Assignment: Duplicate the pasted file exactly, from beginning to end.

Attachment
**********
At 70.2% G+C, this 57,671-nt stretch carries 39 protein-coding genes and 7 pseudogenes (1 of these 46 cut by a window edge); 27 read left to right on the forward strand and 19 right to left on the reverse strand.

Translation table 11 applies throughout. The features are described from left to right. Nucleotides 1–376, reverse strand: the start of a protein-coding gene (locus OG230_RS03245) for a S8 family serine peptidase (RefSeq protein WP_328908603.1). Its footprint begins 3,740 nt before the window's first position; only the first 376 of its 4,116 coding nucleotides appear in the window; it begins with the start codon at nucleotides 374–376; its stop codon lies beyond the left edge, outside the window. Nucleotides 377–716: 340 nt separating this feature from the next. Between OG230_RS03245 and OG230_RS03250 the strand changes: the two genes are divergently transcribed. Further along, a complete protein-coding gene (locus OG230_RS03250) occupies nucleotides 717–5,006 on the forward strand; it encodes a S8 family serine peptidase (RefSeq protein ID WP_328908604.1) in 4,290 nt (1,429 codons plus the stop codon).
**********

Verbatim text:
At 70.2% G+C, this 57,671-nt stretch carries 39 protein-coding genes and 7 pseudogenes (1 of these 46 cut by a window edge); 27 read left to right on the forward strand and 19 right to left on the reverse strand.

Translation table 11 applies throughout. The features are described from left to right. Nucleotides 1–376, reverse strand: the start of a protein-coding gene (locus OG230_RS03245) for a S8 family serine peptidase (RefSeq protein WP_328908603.1). Its footprint begins 3,740 nt before the window's first position; only the first 376 of its 4,116 coding nucleotides appear in the window; it begins with the start codon at nucleotides 374–376; its stop codon lies beyond the left edge, outside the window. Nucleotides 377–716: 340 nt separating this feature from the next. Between OG230_RS03245 and OG230_RS03250 the strand changes: the two genes are divergently transcribed. Further along, a complete protein-coding gene (locus OG230_RS03250) occupies nucleotides 717–5,006 on the forward strand; it encodes a S8 family serine peptidase (RefSeq protein ID WP_328908604.1) in 4,290 nt (1,429 codons plus the stop codon).